Meet Geetanjali Shree, First Indian International Booker Prize Winner

Meet Geetanjali Shree, First Indian International Booker Prize Winner

The Indian writer Geetanjali Shree has just won the International Booker Prize for a novel originally written in Hindi – a first for the prize – and translated into English as Tomb of Sand. Shree’s fifth novel, the book is, among other things, about a woman, recently widowed, finding a new lease of life in her ninth decade of life. It is a long book, a novel of enormous intelligence, often digressive and essay-istic rather than driven by plot. It is ambitious, trying a good many things with no guarantee they will come off. It asks the reader to be at ease with being puzzled. It demands your patience and – attention – and, for the most part, it earns them.

It was the first Hindi-language book to be shortlisted for the £50,000 prize.

“I never dreamt of the Booker, I never thought I could,” Ms Shree said. “What a huge recognition. I’m amazed, delighted, honoured and humbled.”

In her acceptance speech, quoted by the Press Trust of India, she said being the first book in Hindi to win the prize felt good.

“Behind me and this book lies a rich and flourishing literary tradition in Hindi, and in other South Asian languages. World literature will be the richer for knowing some of the finest writers in these languages,” she said.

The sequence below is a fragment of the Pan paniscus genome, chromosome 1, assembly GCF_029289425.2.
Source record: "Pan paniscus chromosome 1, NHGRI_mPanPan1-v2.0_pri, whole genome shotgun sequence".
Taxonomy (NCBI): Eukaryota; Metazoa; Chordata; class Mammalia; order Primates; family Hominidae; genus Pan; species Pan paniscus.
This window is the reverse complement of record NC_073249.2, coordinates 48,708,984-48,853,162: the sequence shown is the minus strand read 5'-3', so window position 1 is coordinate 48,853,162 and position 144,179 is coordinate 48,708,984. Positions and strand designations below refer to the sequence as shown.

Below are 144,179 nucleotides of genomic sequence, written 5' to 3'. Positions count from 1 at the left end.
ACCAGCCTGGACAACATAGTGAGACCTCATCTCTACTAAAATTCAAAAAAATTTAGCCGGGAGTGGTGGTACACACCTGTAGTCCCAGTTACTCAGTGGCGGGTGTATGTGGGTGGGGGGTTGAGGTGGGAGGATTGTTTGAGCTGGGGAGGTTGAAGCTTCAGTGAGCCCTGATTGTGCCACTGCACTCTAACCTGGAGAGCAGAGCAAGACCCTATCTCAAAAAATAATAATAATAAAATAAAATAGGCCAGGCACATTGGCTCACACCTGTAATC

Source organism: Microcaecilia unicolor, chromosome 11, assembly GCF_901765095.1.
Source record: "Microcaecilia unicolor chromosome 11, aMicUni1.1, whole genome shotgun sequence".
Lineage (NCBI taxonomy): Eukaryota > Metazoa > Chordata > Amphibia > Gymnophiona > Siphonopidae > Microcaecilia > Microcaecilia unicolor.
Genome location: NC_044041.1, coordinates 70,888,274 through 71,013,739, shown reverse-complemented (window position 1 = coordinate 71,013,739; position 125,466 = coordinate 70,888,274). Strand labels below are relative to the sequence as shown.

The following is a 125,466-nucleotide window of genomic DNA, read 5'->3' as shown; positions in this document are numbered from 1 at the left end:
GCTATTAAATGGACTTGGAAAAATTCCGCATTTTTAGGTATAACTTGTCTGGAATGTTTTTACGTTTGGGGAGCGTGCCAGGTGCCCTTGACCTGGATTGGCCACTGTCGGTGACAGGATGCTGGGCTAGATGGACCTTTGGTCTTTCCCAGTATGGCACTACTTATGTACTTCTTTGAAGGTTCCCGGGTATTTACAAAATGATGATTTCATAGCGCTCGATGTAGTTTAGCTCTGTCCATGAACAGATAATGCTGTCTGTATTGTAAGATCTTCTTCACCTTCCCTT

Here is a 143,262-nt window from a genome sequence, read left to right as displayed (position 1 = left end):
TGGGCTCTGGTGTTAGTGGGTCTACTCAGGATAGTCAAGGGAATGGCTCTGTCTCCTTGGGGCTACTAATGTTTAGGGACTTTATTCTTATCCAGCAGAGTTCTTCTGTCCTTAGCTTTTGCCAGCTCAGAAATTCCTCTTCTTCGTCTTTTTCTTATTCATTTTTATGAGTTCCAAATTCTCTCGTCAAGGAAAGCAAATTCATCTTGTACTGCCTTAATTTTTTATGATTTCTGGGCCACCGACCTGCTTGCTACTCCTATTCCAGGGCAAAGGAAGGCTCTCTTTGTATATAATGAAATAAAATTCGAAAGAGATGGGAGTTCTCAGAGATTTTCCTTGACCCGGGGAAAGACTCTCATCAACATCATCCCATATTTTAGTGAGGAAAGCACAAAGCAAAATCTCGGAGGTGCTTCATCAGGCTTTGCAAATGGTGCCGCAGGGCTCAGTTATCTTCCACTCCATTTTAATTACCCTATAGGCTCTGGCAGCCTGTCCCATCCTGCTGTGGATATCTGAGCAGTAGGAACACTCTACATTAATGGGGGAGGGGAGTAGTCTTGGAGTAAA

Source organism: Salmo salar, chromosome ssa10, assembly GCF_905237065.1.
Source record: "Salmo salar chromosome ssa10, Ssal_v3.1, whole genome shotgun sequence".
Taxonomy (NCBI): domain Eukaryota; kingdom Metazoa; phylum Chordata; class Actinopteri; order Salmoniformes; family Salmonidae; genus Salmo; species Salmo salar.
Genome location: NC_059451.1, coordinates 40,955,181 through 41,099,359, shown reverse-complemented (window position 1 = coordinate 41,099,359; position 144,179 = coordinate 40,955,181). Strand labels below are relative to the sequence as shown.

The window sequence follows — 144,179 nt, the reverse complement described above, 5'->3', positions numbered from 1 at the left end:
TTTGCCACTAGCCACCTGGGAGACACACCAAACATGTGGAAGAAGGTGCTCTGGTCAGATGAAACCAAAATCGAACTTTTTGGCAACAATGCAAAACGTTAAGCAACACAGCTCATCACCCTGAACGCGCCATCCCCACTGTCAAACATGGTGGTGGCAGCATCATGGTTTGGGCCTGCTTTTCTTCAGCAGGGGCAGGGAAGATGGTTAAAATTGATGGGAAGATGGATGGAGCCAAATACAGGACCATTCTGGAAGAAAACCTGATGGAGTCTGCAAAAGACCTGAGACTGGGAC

Born in the city of Mainpuri in Uttar Pradesh state, Shree, 64, is the author of three novels and several story collections. Tomb of Sand is the first of her books to be published in the UK.

Published in Hindi in 2018 with the title Ret Samadhi, it traces the transformative journey of Ma, who becomes depressed after the death of her husband. She then decides to travel to Pakistan, confronting trauma that has remained unresolved since she was a teenager who survived the partition.

“Once you’ve got women and a border, a story can write itself. Even women on their own are enough. Women are stories in themselves, full of stirrings and whisperings that float on the wind, that bend with each blade of grass,” Shree writes in the opening pages of the novel.


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